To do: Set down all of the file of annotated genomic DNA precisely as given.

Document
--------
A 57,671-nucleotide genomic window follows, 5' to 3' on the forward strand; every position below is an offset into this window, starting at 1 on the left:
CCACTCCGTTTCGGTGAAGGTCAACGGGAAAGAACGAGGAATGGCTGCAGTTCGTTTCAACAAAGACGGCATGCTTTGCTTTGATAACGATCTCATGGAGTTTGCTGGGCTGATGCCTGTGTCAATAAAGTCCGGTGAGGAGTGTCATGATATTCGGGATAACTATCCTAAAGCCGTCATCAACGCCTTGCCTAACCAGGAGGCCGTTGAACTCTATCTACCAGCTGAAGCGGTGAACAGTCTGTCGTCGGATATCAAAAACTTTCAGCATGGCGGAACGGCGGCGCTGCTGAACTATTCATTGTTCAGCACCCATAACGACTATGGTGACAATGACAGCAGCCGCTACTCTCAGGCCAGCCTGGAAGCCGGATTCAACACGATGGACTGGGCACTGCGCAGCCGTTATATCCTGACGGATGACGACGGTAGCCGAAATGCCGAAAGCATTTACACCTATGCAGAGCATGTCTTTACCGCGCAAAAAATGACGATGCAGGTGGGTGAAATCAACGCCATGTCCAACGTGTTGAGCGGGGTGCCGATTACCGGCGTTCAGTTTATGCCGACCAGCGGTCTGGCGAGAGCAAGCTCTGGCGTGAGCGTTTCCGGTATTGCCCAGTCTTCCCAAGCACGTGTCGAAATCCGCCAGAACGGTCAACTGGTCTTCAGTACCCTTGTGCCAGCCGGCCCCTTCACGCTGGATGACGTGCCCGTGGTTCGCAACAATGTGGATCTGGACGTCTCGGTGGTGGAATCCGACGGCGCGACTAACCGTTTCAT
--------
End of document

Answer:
A 57,671-nucleotide genomic window follows, 5' to 3' on the forward strand; every position below is an offset into this window, starting at 1 on the left:
CCACTCCGTTTCGGTGAAGGTCAACGGGAAAGAACGAGGAATGGCTGCAGTTCGTTTCAACAAAGACGGCATGCTTTGCTTTGATAACGATCTCATGGAGTTTGCTGGGCTGATGCCTGTGTCAATAAAGTCCGGTGAGGAGTGTCATGATATTCGGGATAACTATCCTAAAGCCGTCATCAACGCCTTGCCTAACCAGGAGGCCGTTGAACTCTATCTACCAGCTGAAGCGGTGAACAGTCTGTCGTCGGATATCAAAAACTTTCAGCATGGCGGAACGGCGGCGCTGCTGAACTATTCATTGTTCAGCACCCATAACGACTATGGTGACAATGACAGCAGCCGCTACTCTCAGGCCAGCCTGGAAGCCGGATTCAACACGATGGACTGGGCACTGCGCAGCCGTTATATCCTGACGGATGACGACGGTAGCCGAAATGCCGAAAGCATTTACACCTATGCAGAGCATGTCTTTACCGCGCAAAAAATGACGATGCAGGTGGGTGAAATCAACGCCATGTCCAACGTGTTGAGCGGGGTGCCGATTACCGGCGTTCAGTTTATGCCGACCAGCGGTCTGGCGAGAGCAAGCTCTGGCGTGAGCGTTTCCGGTATTGCCCAGTCTTCCCAAGCACGTGTCGAAATCCGCCAGAACGGTCAACTGGTCTTCAGTACCCTTGTGCCAGCCGGCCCCTTCACGCTGGATGACGTGCCCGTGGTTCGCAACAATGTGGATCTGGACGTCTCGGTGGTGGAATCCGACGGCGCGACTAACCGTTTCAT